We danced two sets in front of the audience at the festival, and also entertained people at the pub at the edge of the green with several of our regular dances. Despite the near drought conditions, as we danced on the grass in the central arena, sure enough the worms rose up and we had to watch our stepping to avoid squishing them!

It was lovely to have a record number of folk to join us for our traditional shared ‘Shepherd’s Hey’ (a total of 28 dancers); I am always amazed how fast some people pick up the various steps and clapping moves of that dance. There were eight of our regular team which also included our new dancers, who continue to make good progress, and it was lovely that their families could come along too. 

Shepherd’s Hey audience participation dance – all 28 of us!

Fringford Festival is an annual favourite with AVMM, and is a joyful celebration of all aspects of village life and and a fine platform for local talents and performers. My only regret is that I could not stay long enough to see the chap dressed as a snail playing the ukulele!

David Snell, Bagman

Kineton Farmers’ Market, Saturday 13 May 2023

Not far from the village of Kineton in Warwickshire are the homes of two great English icons, the Land Rover, and William Shakespeare, fine emblems indeed of England’s past. Yet, so much more at the heart and soul of the common English people, and the quintessence of the English way of life for centuries, are the simple Market Place and, of course, Morris dancing.

As early as the 13th century there was a Tuesday market held by Stephen de Segrave at his manor of Kineton in the Fexhole Hundred. Nowadays, as one moves between the small stalls selling ales, meats, hand turned bowls and various other artisan produce, one cannot help but feel that little has changed in over 900 years. There would doubtless have been street entertainers even then, and this Saturday we had the honour and pleasure of continuing in that long ancient line of roaming performers, bringing smiles and applause from a large and welcoming crowd of market-goers and traders.

The sky was as grey as a pewter tankard, but no one noticed as they watched us dance through two sets of our usual repertoire, stopping only briefly for a refreshing elevenses of the artisan beers given by the organisers to us thirsty dancers. It was, as always, lovely to see everyone and to have twelve of us dancing. For me, the highlights included seeing Alfie’s dancing coming on leaps and bounds (hence the phrase, I suppose!), the continued commitment and enthusiasm of our new Russian friends, Max and Dmitri, Theo taking time out from GCSE revision for some stress-busting double-sticking, and the very amusing sight of two ex-Squires disputing moves with a passion which took me back to when Dorset Dave and John used to have heated debates about the minutiae of the tradition!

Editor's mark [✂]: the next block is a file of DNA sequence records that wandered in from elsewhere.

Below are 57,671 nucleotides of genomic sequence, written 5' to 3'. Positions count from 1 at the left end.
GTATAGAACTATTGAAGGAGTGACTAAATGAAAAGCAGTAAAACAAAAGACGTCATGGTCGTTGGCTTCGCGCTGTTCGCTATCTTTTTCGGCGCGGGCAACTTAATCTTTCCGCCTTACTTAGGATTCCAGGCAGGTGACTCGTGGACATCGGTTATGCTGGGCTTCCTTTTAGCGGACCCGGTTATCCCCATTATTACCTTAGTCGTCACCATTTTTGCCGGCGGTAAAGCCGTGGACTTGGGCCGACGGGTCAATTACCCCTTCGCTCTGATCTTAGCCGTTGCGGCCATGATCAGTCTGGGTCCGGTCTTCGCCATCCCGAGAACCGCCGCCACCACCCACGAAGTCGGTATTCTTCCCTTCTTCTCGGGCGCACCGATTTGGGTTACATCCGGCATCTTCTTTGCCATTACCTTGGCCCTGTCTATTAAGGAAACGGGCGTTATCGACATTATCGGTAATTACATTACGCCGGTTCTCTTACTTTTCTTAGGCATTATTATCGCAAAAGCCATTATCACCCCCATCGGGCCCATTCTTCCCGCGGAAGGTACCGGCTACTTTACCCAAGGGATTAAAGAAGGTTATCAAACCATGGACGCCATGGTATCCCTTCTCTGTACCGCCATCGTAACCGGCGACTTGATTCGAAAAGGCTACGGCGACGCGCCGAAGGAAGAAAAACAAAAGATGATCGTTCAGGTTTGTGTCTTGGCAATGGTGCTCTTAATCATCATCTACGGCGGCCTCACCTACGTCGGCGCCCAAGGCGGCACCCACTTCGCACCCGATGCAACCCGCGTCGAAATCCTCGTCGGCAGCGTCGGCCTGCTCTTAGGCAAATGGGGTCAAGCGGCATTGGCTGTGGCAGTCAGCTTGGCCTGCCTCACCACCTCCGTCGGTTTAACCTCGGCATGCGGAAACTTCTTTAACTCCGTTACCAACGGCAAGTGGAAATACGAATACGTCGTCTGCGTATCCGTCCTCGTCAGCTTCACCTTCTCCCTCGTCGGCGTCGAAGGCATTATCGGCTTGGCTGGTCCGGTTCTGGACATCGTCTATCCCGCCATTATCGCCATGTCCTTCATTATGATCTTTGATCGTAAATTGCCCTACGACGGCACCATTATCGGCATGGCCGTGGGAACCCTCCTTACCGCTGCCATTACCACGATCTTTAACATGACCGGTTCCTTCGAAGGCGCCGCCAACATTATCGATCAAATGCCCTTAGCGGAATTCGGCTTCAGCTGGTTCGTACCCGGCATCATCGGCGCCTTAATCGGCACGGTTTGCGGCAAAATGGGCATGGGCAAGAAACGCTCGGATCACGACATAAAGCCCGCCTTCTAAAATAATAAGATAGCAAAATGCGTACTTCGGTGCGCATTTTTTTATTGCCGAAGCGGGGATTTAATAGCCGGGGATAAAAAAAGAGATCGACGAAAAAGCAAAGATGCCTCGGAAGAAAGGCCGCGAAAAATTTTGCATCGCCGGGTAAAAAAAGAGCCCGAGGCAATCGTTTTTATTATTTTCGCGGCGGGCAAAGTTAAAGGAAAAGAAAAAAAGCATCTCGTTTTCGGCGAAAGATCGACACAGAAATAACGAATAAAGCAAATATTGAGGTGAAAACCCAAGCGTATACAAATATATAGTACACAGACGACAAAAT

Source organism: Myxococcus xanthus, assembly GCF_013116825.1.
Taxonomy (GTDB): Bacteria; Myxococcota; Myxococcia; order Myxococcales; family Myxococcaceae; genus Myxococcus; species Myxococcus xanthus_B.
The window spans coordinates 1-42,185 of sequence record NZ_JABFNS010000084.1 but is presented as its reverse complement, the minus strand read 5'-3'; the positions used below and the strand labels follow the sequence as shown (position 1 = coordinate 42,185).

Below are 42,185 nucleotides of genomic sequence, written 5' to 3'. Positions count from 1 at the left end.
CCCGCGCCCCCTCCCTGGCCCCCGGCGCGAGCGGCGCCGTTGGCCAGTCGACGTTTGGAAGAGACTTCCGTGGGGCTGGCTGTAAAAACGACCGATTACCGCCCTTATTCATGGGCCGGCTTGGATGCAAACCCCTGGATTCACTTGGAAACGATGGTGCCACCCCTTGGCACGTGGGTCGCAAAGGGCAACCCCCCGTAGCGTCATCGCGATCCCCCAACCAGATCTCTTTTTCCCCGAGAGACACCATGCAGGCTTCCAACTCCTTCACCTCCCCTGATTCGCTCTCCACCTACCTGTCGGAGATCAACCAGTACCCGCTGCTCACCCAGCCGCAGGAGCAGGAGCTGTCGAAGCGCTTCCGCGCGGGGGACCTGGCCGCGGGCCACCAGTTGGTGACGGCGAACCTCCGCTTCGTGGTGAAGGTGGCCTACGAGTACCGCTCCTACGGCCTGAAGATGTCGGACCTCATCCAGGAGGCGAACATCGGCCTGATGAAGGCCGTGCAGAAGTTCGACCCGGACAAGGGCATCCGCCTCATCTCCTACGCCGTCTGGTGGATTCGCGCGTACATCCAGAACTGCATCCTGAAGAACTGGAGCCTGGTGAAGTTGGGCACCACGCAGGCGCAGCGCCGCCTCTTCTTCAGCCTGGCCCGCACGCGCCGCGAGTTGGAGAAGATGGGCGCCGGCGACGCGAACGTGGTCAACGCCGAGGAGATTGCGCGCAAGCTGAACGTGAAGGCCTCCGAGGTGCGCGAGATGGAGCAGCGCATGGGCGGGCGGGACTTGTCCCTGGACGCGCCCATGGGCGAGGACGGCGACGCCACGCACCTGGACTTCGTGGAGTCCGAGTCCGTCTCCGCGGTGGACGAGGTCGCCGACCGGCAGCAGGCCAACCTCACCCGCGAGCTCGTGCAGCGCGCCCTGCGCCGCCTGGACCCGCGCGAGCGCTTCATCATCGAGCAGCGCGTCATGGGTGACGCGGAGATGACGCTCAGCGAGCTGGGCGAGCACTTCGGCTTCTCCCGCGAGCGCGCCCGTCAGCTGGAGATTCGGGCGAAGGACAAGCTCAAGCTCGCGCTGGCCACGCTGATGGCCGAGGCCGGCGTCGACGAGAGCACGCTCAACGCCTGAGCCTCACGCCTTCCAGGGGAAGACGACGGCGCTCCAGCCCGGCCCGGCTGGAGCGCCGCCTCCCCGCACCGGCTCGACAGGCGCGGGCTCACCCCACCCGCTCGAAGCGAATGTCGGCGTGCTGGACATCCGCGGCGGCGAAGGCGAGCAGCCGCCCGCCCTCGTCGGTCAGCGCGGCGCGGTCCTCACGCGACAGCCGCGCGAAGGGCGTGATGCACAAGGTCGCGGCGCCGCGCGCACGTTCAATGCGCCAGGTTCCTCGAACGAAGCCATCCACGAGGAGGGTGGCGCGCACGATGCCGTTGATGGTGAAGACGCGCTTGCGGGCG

Our thanks to Donald for liaising with the Market organisers to make the event happen and for keeping us all in time – fluidly keeping pace with our unintentionally ‘nuanced’ dance steps!

As so often, the image of the day that I took away with me was that of the broad smile on the mother and child’s faces with whom I danced in the Shepherds Hey that we shared with the crowd. Once again this moment proved very popular with the audience and brought everyone together in a spirit of communal joy.

David Snell, Bagman

The Adderbury Day of Dance, 22 April 2023

The Adderbury Day of Dance is a time to leave behind winter and to celebrate spring. It provides an occasion for nostalgia as well as looking to the future, but it is principally an opportunity to share in our collective love of laughter, song, music and Morris dancing, whilst meeting friends old and new. Adderbury is undoubtedly a beautiful village and the physical environment is an essential component of the day, but the fact that the village still boasts of three active Morris teams is what sets it apart.

Adderbury Village Morris Men, as tradition demands, assembled at 10.15am outside the library, before processing to the churchyard for the ceremonials that precede the many dances to follow around the village during the course of the day. Donald sang his song about the Day of Dance, Chris Garrett read his usual poem and Bagman David poured the customary pint of Hooky over Charlie Coleman’s grave. For those unfamiliar with these rituals, Charlie was a survivor of the pre-WW1 side, who was able to pass on his memories of the AVMM tradition to some of the young men who were responsible for the formation of the seventies revival side. Later in the day, the side would pay tribute to two other villagers (Janet Blunt and Bryan Sheppard) without whom our unique Morris tradition would not exist.

Our dancing started behind The Bell in Church Lane with a healthy number of dancers and three musicians. It was not difficult to field two or three sets of six for Sweet Jenny Jones, Haste to the Wedding and Washing Day, whilst late comers hurriedly attached bell pads and adjusted baldricks. Later in the day it became more of a challenge to persuade one or two members to put aside beers and ice creams or interrupt conversations, but with well over 20 dancers present for most of the day we were able give everyone a chance to dance as many or as few of our dances as they wished, whilst demonstrating a high standard of performance and a mixture of youth and experience. Particular mention must be made of our two newest recruits, Max and Dimitri, who have worked very hard in practice to reach the required standard and were performing in public for the first time. They and those members of the side who are still at school, Theo, Dylan and Alfie,  danced impressively all day, although there was evidence later in the day that age, fatigue and beer may have adversely affected other spectators and dancers.